Working to make government more effective


The prime minister’s plan for a radical shake-up of the NHS is not the right prescription

There is no case for restricting the operational independence of NHS England and giving ministers new powers of direction over the health service

Nicholas Timmins says there is no case for restricting the operational independence of NHS England and giving ministers new powers of direction over the health service

Two years ago, at the invitation of Theresa May, NHS England began drawing up proposals for changes to the widely derided Health and Social Care Act 2012.

The package it came up with in September last year – with backing from the Commons Health and Social Care committee – was deliberately minimalist. Its two central proposals seek to excise the worst aspects of the 2012 Act without launching yet another major NHS reorganisation.

First, the market regulation part of NHS Improvement – a key part of former health secretary Andrew Lansley’s plan to make choice and competition the way, ideally the only way, to run the NHS – would be abolished. The existing legal obligations to put clinical services out to tender would go, though a “best value” test would remain to leave the service free to seek alternative suppliers when existing services are not up to scratch. The remainder of NHS Improvement, the bit that oversees NHS Trusts and Foundation Trusts, would be merged into NHS England, producing a single headquarters for the NHS.

The overall aim is to reduce a good chunk of the fragmentation that the 2012 Act caused, making much easier the drive for better integrated care.

The NHS does not want another might upheaval – but ministers might disagree

The package deliberately did not go further – changing the status of NHS Foundation Trusts, for example, or seeking to turn the emerging Integrated Care Systems into statutory bodies. Even ahead of Covid-19, the last thing the service wanted, after the searing experience of 2012, and the repeated reorganisations of the 1990s and 2000s, was yet another mighty upheaval.

Matt Hancock, the health secretary, appeared happy to go along with this, although there have been rumours for months that he would like greater powers of direction over the revamped NHS England.

It is now reported that Boris Johnson wants the same, and plans to “clip the wings” of Sir Simon Stevens, the internationally regarded boss of NHS England, which operates as a statutorily independent board. Ministers no longer wish to negotiate over what can be achieved with the money available, they wish simply to issue orders. This is utterly, utterly, remarkable.

The health secretary already has powers of direction – and a poor record of using them

If these reports are correct, then ministers from the prime minister down will need to explain – in detail, not in generalities – precisely what it is that they have not been able to get the NHS to do without formal powers of direction. Because there is absolutely nothing that meets the eye so far. What on earth is it that they cannot get done, which a quick order or two would sort out?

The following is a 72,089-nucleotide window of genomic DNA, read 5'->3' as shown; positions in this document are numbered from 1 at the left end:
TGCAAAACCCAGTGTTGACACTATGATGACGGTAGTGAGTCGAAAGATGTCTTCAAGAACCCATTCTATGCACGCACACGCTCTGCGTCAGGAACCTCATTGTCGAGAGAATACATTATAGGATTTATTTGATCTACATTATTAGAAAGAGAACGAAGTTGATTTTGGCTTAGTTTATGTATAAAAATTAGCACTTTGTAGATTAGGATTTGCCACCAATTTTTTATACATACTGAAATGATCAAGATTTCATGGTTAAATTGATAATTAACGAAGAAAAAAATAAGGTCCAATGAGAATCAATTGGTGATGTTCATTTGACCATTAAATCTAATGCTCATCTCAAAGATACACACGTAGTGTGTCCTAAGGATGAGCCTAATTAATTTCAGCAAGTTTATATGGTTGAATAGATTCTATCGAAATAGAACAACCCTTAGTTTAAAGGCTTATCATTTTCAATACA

Furthermore, if powers of direction are the answer, the evidence from this administration in its response to Covid-19 is hardly encouraging. Take test and trace, a core responsibility of Public Health England. Public Health England is an executive agency of the Department of Health. In other words, the health secretary can issue it with orders in a way that he or she cannot do with the statutorily independent NHS England. Yet, despite the health secretary’s powers of direction, test and trace, while improving, is still not what it should be.

Or, even worse, take the experience with personal protective equipment. PPE arrives via NHS Supply Chain, a company wholly owned by the secretary of state for health and overseen by his department. In other words, in terms of command and control, wholly under the minister’s thumb. And, in terms of success, wholly underwhelming.  

The independence of NHS England has ended ministerial cases of announcementitis

Finally, painful though they may find it, ministers should listen to Jeremy Hunt. Hancock’s predecessor as health secretary spent more than six years trying to make Andrew Lansley’s Act work, while in practice spending much of his time finding ever more ingenious ways of working around it.

Hunt is pretty scathing about the Act. Some of the fragmentation it caused was, he says, “frankly completely ridiculous.” His judgement, however, is that “the independence of NHS England is the one bit of the Act that has worked best.” It has allowed the move towards Integrated Care Systems – of which Hunt thoroughly approves – to be something that the NHS has set up itself and owns, rather than it being seen as a politically imposed initiative. It has meant that ministers cannot impose new priorities on the NHS – and ministers are entitled to set the priorities for the NHS – without being challenged by NHS England to provide the resources needed to achieve them. And it has pretty much stopped the announcementitis that has so plagued the NHS over the years – ministers wanting to announce £50m for this or £25m for that to achieve some short-lived headline over a new initiative on dementia or cancer or whatever.

As Hunt puts it in a forthcoming interview with the Health Foundation on the role of the secretary of state, “I didn’t particularly find that the NHS was going off doing stuff that I didn’t want, or not doing what I wanted it to. When you’ve got 1.4 million people working for you, the issue is not the ability to give directions. The skill is to find a way where people listen to what you’re saying, and respond to it.”

Wise words. We can only hope that new powers of direction turn out to be a summer whimsy that evaporates by the autumn.


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